The cartoonish, fantastical depiction of street gangs means this has actually dated very well. The gangs in their outlandish costumes certainly feel more real today than say the more time-accurate gear worn by the kids coming back from the formal on the train at the end.
This has one of the best opening sequences in a film I've ever seen - the spinning wheel at Coney Island, the Warriors debriefing in the dark, the cutting back and forward between the gang talking about what's going on and gang members getting on trains while the pulsating music plays and the credits pop up, cutting to the big stadium, Cyrus' speech and assassination, the ensuing panic.
Truth be told the movie never hits those heights again and at times feels positively anti-climactic - especially at the end on Coney Island Beach when you want a big brawl or something and Michael Beck just shoves a knife in David Patrick Kelly's wrist. Also the occasional stabs at "significance" drag a little - Beck talking about the emptiness of his life and so on.
But there are great sequences - the initial escape on to the train with the gang on the bus, the fight in the park, the scene were some Warriors go hang out with a girl gang and we sense they're about to be trapped (it's a shame Hill had to include a beat at the end of the girls going "aw gee we didn't get them we're hopeless" it undermines their threat... I wish they'd killed one Warrior to give them teeth), the final big brawl in the toilets, the mystery gang member appearing on roller skates and looking as creepy as hell, beating up the Baseball Furies, the bickering relationship between Michael Beck and Deborah Valkenberg (Beck's charisma blows Tom Waits - who was to have had the relationship with her - off the screen and even if Waites hadn't been a pain in the neck it was clearly the right choice to give the romance to Beck).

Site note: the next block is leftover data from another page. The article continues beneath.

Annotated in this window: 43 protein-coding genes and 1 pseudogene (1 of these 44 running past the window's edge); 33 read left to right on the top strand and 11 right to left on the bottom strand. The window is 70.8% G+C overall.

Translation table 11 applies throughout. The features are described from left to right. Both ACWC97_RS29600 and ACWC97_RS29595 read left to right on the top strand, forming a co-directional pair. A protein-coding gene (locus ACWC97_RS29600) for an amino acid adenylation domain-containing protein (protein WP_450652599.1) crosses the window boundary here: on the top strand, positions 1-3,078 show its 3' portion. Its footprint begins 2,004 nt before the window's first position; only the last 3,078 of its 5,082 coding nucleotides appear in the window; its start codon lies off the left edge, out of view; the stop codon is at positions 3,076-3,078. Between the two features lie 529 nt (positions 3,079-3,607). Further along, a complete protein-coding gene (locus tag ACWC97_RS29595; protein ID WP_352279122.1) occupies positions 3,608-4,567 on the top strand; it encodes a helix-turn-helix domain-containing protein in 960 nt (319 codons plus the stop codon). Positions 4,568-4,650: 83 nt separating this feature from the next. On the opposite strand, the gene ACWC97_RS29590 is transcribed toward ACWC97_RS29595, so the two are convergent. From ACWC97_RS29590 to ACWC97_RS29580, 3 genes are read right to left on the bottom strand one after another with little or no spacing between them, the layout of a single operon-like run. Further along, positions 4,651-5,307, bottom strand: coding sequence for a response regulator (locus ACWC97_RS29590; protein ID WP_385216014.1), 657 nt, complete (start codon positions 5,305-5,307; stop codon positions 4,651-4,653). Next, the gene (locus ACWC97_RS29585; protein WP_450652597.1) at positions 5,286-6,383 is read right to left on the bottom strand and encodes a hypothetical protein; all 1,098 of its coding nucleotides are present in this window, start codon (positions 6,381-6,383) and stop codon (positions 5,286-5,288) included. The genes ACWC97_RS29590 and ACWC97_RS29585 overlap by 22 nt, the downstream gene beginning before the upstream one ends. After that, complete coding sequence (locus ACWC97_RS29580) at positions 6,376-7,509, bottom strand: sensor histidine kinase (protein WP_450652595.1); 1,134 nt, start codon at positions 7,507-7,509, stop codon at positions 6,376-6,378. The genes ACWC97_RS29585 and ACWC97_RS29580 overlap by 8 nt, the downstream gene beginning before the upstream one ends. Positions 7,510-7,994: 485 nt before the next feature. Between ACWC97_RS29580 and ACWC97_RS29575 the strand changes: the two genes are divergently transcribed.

The cast hold up very well - you wonder why James Remar didn't have more of a career, being so impressive as the meathead Ajax, homophobic and only interested in fighting and sex; Dorsey Wright is a true leader, smart and idealistic; David Harris has a great "Native Indian' look; Tom McKitterick is one of the whimpier Warriors, never that imposing a fighter and running out of puff in the park; Tom Waites is the scout, who at least has a brain if not Beck's charisma; Marcelino Sanchez makes a great impression as the fuzzy haired artist (is he Wright's boyfriend? he's the only one not interested in the girls at the party); Brian Tyler is effective as a good fighter member of the gang; Terry Michos has an engaging honest face and is likeable as a particular dim member. They all seem like individuals. Roger Hill and David Patrick Kelly are sensational in their roles.
It's not a complete masterpiece but it simply works - the tone, the all night feel, the stylised action. I wonder why Walter Hill never made a film in this tone and manner again.